Collectors and fans are looking forward a new year of baseball cards. But how do you make sense of all of the different types available these days? An expert source in the field has the answers.
Indianapolis, IN (1888PressRelease) January 28, 2012 - A new baseball season is about to dawn and for collectors, the excitement is running high for 2012 baseball cards. SportsCardBoxes.com (http://www.sportscardboxes.com), a site that specializes in information on those unopened boxes of cards that have been a part of the game since the early 1950s, is offering some tips for those who want to start a collection, rediscover a childhood passion or just learn more about one of America's most popular hobbies.
The first 2012 baseball cards will be released this week, but many more products will be issued between now and the end of the year. Topps remains the only fully licensed manufacturer for Major League Baseball. Their 'base brand', which has been around since 1952, will be the first to arrive. Other premium brands at a higher price point will be distributed through the year. Many of those will contain guaranteed autograph cards inside.
However, buyers shouldn't feel compelled to buy only the current year's cards. Many times, unopened sports card boxes from prior years can be the source of bargains. Excitement usually surrounds a new issue, and thus there is more demand for it. Once the product is replaced by something new, it's often 'out of sight, out of mind' and prices for previously released material drop significantly.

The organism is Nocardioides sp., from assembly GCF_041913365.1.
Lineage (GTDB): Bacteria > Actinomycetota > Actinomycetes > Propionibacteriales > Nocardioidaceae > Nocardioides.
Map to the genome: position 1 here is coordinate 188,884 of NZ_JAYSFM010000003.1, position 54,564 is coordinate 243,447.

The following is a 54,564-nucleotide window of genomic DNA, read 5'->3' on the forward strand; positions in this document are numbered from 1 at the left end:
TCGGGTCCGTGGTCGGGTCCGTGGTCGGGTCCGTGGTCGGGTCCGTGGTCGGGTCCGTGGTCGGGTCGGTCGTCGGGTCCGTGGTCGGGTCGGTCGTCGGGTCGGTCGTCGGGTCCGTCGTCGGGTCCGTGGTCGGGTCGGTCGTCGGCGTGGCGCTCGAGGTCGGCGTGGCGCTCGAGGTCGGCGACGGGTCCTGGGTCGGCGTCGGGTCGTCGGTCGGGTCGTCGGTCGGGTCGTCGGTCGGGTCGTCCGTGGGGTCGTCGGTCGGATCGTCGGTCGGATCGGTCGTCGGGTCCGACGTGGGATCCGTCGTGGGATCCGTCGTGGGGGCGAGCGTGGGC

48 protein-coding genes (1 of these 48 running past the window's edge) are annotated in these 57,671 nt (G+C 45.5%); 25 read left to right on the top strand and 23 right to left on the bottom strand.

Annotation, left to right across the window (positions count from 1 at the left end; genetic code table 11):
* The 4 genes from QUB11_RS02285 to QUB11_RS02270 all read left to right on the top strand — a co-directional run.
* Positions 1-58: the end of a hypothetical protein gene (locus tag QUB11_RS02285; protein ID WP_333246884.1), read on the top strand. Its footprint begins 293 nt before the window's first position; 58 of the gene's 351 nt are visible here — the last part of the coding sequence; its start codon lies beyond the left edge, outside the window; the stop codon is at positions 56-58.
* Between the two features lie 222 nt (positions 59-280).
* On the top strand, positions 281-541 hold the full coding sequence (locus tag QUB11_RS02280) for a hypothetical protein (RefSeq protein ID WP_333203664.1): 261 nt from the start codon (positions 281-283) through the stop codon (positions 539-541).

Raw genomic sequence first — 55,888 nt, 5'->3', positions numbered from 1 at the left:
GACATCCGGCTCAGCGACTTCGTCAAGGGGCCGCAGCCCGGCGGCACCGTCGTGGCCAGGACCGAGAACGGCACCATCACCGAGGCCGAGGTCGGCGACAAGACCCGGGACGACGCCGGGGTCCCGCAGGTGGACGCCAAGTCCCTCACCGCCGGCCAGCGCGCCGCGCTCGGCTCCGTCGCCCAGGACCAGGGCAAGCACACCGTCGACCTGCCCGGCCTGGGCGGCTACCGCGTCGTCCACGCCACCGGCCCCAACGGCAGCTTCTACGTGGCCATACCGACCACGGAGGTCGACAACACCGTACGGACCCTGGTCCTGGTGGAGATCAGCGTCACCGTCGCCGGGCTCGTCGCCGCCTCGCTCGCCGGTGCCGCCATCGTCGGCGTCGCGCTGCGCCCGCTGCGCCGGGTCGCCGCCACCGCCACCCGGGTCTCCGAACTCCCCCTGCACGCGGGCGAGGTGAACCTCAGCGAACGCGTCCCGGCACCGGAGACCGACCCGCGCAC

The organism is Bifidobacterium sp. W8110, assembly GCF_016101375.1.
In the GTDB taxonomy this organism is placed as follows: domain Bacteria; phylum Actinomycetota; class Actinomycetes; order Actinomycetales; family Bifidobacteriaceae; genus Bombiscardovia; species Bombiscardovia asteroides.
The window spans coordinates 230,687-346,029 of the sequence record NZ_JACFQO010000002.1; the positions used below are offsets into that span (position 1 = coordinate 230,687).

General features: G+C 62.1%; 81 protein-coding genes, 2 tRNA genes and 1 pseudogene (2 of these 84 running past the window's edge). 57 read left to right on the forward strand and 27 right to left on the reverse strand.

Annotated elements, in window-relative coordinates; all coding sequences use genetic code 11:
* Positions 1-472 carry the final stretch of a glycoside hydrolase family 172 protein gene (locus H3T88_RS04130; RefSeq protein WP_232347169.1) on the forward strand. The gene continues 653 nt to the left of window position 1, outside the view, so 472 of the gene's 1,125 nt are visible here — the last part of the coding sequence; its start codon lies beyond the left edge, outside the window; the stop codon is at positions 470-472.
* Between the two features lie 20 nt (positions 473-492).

Sports Card Boxes believes it's important for buyers to decide on a collecting focus. Topps' lower priced brands will offer fewer bells and whistles. Premium brands are often more attractive and contain 'relic cards' like game-used jersey swatches, patches or autographed cards. If you choose to collect the former, don't expect there to be a significant re-sale value. If you choose the latter, it's important to know what each box will deliver. If there are no guaranteed autographs, you have to expect that the box won't include any.
Read message boards and find out how collectors are rating their experiences with each product. They're not shy about sharing their opinions!
When it comes to boxes issued in the 1960s, 70s, or 80s, you'll often see terms like "cello box", "rack pack box" or "vending box". Know the difference between various types of packaging so you can decide what's best for you. Sports Card Boxes has created a guide so collectors can understand the various types of boxes and find the right item. To learn more about all types of products and find links to boxes for sale, visit the company's website.